There’s a lot of control that can be had when it comes to controlling impact, dampening down noises or vibrations and shock absorption. Engineers can also make use of additional design features that don’t need to compromise the key elements of the part itself.
With so many benefits to using lattice structures in 3D printing, it certainly makes sense as to why it’s being used so much in today’s manufacturing industry. Saving on materials that cost a business money is surely music to any company’s ears!
Examples of how lattice structures are used in additive manufacturing
There are plenty of ways in which lattice structures are being used in additive manufacturing. Here are just a couple of key industries in which they’re being utilized by engineers in the modern day.
A lot of vehicle manufacturing parts rely on 3D printing in particular. They use lattice structures in order to lighten the metallic structures that are so often used with vehicle construction.
For aerospace, aviation and automotive, all industries are becoming increasingly competitive in providing the latest possible structures in order to help improve speed and to ensure fuel efficiency remains at the top of the list.
Porsche as an example is one car manufacturer that has created 3D printed parts. Their 3D printed custom seats for example were prototyped for use on race tracks in Europe back in 2020 and street-legal models for 2021.
Many companies in the archtecitural world have been taking advantage of lattice structure in relation to the design and build of architectural parts.
A good example of this is in the Milan Design Week back in 2019. A fashion brand called COS commissioned Conifera, a lattice-based structure made out of sustainable bioplastic. As a result, it was the largest 3D printed structures in the world. It helped showcase how lattice structures captured a large surface areas with little materials used.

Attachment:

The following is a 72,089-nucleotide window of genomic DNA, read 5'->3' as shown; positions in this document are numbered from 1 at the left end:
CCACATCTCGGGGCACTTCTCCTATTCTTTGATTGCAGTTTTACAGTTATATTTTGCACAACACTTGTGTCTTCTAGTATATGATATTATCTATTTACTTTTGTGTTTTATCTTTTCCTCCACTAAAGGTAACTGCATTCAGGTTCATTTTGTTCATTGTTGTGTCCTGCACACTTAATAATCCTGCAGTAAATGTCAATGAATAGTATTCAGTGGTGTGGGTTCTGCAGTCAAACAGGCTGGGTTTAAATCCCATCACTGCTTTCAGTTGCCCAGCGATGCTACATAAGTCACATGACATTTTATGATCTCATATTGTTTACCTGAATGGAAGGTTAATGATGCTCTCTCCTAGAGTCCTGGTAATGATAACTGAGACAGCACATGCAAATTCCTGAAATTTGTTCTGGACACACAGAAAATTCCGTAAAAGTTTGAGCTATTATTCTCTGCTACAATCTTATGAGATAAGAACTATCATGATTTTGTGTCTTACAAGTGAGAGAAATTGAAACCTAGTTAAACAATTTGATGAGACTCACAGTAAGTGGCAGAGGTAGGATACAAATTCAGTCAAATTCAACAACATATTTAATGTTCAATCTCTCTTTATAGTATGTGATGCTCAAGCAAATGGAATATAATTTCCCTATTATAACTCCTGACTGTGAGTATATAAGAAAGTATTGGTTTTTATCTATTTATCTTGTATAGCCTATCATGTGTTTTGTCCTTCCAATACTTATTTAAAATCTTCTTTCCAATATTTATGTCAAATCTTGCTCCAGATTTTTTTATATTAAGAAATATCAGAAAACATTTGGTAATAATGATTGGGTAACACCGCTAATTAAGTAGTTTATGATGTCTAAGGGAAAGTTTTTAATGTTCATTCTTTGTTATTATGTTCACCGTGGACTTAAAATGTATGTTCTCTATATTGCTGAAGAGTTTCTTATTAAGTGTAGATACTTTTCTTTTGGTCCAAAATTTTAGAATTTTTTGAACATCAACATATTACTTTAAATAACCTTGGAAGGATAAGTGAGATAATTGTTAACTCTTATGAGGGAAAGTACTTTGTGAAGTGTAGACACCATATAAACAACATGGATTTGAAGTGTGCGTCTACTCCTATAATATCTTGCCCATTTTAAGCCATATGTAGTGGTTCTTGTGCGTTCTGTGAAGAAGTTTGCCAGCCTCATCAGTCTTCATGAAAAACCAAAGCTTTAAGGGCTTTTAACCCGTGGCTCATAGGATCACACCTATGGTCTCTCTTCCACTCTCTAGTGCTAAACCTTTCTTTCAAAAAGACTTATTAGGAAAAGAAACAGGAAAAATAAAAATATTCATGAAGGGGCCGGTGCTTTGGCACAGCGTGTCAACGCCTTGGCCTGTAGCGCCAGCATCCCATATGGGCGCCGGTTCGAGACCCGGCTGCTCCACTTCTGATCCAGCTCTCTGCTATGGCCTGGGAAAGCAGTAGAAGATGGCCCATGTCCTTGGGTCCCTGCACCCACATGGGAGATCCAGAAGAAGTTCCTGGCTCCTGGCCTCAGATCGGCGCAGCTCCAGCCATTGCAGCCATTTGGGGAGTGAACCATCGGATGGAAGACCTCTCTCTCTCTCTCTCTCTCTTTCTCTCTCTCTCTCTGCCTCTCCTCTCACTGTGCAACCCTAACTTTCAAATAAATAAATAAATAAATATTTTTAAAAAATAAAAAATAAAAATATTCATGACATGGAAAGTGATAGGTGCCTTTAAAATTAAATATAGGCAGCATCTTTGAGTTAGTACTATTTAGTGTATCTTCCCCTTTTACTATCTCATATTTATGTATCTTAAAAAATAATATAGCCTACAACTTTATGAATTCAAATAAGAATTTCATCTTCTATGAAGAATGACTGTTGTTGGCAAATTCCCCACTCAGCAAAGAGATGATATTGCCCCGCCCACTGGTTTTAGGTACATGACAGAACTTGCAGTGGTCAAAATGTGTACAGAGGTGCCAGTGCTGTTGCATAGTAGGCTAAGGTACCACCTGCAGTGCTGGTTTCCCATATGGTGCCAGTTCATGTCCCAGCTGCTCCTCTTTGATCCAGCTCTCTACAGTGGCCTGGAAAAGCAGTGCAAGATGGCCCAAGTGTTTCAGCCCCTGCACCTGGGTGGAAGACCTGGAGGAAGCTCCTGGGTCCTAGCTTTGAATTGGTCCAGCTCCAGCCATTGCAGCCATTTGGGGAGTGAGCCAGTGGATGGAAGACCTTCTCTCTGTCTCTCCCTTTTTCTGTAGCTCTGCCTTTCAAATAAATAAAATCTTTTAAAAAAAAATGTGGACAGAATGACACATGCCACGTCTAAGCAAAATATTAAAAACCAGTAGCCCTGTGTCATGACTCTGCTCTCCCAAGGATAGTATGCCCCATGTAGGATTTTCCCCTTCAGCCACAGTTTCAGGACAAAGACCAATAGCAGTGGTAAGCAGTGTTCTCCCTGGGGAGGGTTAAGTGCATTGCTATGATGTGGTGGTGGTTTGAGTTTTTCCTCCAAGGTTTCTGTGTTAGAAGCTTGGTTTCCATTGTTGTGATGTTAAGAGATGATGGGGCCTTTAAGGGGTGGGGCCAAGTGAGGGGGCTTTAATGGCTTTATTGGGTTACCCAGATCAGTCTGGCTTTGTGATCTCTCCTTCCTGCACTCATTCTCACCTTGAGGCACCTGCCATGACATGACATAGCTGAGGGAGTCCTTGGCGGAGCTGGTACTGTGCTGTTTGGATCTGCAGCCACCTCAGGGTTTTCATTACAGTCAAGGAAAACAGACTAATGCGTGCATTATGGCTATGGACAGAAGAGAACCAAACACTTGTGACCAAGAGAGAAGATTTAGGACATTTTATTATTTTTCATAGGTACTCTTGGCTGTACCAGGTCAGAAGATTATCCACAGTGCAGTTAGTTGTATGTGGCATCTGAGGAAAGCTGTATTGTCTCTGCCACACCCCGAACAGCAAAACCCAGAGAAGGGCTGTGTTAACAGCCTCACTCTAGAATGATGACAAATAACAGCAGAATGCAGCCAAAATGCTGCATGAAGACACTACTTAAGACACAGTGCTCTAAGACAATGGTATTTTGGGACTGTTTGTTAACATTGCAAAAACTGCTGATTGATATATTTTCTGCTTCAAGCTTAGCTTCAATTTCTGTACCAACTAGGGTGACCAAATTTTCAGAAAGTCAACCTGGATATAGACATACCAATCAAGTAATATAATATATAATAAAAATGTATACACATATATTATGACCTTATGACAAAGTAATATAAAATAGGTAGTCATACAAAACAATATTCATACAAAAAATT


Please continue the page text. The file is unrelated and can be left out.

Another great example of how this form of 3D printing is being utilized for good is the Kakuma Refugee Camp in Keyna. 3D printings of buildligns that made use of little material but providing ample space for these refugees to live in.
Sportsweaar is another fashion sector to embrace 3D printing using lattice structures. For example, Adidas’ Futurecraft 4D shoes are a prime example of how this additive manufacturing is being used for footwear midsoles.
Due to the soft bouncy quality of lattice design along with it’s high strength integrity, they’re the ideal fit for running shoes.
There’s also a lot happening within sports equipment when it comes to 3D printing too. We could see a lot of the equipment we use in the fuutre, having a connsiderable amount of additive manufacturing influence.
How will additive manufacturing change in the future?
Many experts have chimed in on their thoughts when it comes to additive manufacturing in the future.
Naresh Shanker, the Chief Technology Officer at Xerox claims that 3D printing is likely to become fully integrated within traditional manufacturing. With faster and more put together 3D printing, what we’ll see is a consistency in high-quality output of products in the future.
With the rising costs of shipping and the limitations that many businesses face when it comes to distribution, have prompted the need for change. The impact of 3D printing although small to begin with, is likely going to be a dominant feature in mmannufacturing in the years to come.
With a need for lowering costs, whilst maintaing quality and improving sustainbility, is likely going to require more businesses needing additive manufacturing in 2022 and beyond.
The power of lattice structures in additive manufacturing is significant
There is a power that comes with lattice structures that expands the capabilities of more companies that are responsible for engineering. It utilizes minimal materials and can help reduce spend within any project or part development within manufacturing.
Keeping costs and resources down is a great way to help smaller businesses and to help provide parts that wil help those initiatives that need support. Alternatively, they can help power the future of engineering in a more sustainable and environmentally-friendly way.
Lattice stuctures will no doubtedly be used more and more with the advanceemnts in software and technology that provide this as part of their toolkit. It’s worth exploring the variety of software available that provides lattice structures for engineers and designers.